But products don’t necessarily require this kind of built-in novelty activator for us to want to care for and cherish them.Woody Allen has kept and used the same typewriter for the last 50 years. It’s an Olympia portable SM-3, circa late 1950s, he wrote all of his film scripts on it. My mother still uses the 45-year-old Morphy Richards toaster that belonged to her father. It toasts evenly, has been repaired only once, and evokes fond memories of her childhood home in Yorkshire.

An obsolete business model

Today’s business model, which strives to create maximum profit from producing and selling more and more products, does not encourage consumers to keep and care for things. Electrical items are unfixable, built-in obsolescence means shelf life is minimized, while rapid shifts in technology prevent consumers from keeping, and mending. Go online and try to find a kettle with a life-time or ten-year guarantee and it soon becomes clear that many of us are being forced into a throwaway society we didn’t sign up for. Unfortunately many businesses are still reluctant to more forwards because a fear of change, or habitual ways of working.

In an interview with the Guardian, Fiona Bennie, head of sustainability at design agency Dragon Rouge, says that people will increasingly demand products that last, “Companies are going to have to meet customers’ demands and needs with different business models and [in some cases] service-based systems. If they don’t, it’s increasingly likely a clever start up will.”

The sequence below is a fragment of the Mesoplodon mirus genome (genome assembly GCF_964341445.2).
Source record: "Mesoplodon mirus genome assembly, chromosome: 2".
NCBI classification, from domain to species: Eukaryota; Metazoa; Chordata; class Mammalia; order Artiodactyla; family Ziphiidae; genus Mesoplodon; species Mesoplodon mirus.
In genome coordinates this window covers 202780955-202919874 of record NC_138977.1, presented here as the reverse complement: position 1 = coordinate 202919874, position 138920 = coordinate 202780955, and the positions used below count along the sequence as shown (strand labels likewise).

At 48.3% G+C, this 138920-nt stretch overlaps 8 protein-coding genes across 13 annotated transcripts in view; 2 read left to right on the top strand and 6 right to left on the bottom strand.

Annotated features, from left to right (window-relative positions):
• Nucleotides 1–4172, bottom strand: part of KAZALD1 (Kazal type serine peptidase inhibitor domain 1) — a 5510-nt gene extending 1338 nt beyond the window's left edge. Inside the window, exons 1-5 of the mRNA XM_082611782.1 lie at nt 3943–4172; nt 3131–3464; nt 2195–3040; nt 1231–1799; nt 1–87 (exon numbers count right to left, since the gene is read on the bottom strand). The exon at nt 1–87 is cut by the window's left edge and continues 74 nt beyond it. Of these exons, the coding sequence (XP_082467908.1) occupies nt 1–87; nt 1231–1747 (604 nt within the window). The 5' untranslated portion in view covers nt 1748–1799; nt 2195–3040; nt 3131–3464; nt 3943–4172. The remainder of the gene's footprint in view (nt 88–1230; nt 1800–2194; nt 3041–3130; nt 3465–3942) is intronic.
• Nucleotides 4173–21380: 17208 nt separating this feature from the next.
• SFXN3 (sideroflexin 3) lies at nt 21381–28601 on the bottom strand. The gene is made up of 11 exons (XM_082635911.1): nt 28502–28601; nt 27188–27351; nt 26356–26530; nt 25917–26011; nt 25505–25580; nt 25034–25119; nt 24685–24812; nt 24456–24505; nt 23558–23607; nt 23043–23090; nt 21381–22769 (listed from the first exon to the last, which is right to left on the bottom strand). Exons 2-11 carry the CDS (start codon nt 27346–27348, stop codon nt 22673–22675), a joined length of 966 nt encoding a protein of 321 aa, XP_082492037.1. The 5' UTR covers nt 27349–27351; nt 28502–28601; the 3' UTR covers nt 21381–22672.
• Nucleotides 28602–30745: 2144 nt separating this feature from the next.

Icons and identity

A certain forward-thinking sector of the car industry offers us a great example of this. UK spare parts businesses such as VWHeritage, Mini Spares,UK MG Parts and Rimmer Brothers provide genuine original, heritage and quality reproduction spare parts, for classic, vintage or other out-of-production cars. David Ward, Managing Director at VWHeritage says:

“The current business model makes sense for vehicle manufacturers, who by law have to produce parts for ten years of the car being offered for sale, thereby encouraging people to buy new when the parts supply runs out. Classic and vintage VWs were built to last. They might not be perfect, but they survive 30+ years. People want to keep hold of them and we want to help them to do that. Classic vehicles are part of everyone’s history; VW Campervans and Beetles have become iconic because so many people have fond memories of them, and for that reason it is something that so many owners cherish.”

There are enormous environmental advantages to keeping the same car long term. According to a spokesperson from the Environmental Transport Association, a considerable amount of the environmental impact of buying a car is not in the driving, but the manufacture and scrapping, a factor which remains almost entirely overlooked: